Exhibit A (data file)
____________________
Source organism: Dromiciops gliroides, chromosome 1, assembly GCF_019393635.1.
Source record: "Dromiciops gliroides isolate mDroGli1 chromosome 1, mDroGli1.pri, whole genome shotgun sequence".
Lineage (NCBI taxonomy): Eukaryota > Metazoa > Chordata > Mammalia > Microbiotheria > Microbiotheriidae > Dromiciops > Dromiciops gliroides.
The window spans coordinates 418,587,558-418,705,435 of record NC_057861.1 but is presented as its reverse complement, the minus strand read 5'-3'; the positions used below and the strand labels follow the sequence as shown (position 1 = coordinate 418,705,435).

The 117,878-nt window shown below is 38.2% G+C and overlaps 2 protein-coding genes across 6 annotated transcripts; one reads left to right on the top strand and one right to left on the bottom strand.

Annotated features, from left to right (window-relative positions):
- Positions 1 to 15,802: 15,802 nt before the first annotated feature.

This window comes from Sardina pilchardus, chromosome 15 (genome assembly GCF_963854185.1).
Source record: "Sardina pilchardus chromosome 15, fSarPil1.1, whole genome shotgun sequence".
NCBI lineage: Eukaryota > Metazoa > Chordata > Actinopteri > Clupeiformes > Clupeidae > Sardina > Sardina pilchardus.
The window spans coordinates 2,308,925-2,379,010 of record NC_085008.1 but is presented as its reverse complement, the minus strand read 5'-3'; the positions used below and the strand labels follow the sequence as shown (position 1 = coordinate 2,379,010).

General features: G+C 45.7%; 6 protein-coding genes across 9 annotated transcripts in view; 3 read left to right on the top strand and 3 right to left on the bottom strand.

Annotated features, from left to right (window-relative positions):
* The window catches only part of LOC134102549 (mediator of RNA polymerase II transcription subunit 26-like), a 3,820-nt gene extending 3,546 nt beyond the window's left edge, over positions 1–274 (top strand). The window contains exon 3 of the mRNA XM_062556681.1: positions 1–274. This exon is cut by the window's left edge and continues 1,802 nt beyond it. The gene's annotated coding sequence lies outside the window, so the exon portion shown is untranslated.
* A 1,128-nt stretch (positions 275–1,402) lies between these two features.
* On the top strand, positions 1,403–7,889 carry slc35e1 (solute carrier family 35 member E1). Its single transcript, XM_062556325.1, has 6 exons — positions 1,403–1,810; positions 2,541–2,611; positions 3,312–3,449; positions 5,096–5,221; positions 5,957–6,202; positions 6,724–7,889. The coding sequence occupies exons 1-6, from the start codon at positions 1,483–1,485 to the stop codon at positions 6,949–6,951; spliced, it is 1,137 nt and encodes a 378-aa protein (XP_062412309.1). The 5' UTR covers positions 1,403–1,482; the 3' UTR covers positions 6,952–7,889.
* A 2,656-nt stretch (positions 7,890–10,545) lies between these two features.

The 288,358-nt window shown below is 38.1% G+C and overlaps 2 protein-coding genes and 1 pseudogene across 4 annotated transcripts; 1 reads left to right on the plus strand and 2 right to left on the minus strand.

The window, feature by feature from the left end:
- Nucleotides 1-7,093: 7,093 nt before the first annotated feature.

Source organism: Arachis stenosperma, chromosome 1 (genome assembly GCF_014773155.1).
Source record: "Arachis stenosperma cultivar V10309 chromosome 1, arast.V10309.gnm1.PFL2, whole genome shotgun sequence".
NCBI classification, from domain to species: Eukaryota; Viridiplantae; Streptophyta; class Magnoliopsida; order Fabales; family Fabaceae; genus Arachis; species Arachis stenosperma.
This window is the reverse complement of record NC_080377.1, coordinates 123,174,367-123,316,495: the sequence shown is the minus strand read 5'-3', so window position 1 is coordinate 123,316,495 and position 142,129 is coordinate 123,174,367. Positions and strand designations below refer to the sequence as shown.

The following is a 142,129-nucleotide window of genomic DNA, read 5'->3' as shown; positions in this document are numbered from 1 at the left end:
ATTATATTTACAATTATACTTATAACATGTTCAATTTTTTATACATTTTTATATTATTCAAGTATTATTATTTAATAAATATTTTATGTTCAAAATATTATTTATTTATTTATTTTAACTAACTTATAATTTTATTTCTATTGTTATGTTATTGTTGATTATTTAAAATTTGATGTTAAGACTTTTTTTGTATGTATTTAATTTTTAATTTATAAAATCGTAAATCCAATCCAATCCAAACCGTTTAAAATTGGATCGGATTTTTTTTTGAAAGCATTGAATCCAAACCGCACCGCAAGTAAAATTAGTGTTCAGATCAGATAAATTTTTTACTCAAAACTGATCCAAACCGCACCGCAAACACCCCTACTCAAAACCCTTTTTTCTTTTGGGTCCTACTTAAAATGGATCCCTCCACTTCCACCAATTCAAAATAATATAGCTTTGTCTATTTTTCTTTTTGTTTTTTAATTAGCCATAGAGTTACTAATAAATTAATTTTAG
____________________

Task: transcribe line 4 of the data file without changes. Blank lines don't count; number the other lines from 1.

The window spans coordinates 418,587,558-418,705,435 of record NC_057861.1 but is presented as its reverse complement, the minus strand read 5'-3'; the positions used below and the strand labels follow the sequence as shown (position 1 = coordinate 418,705,435).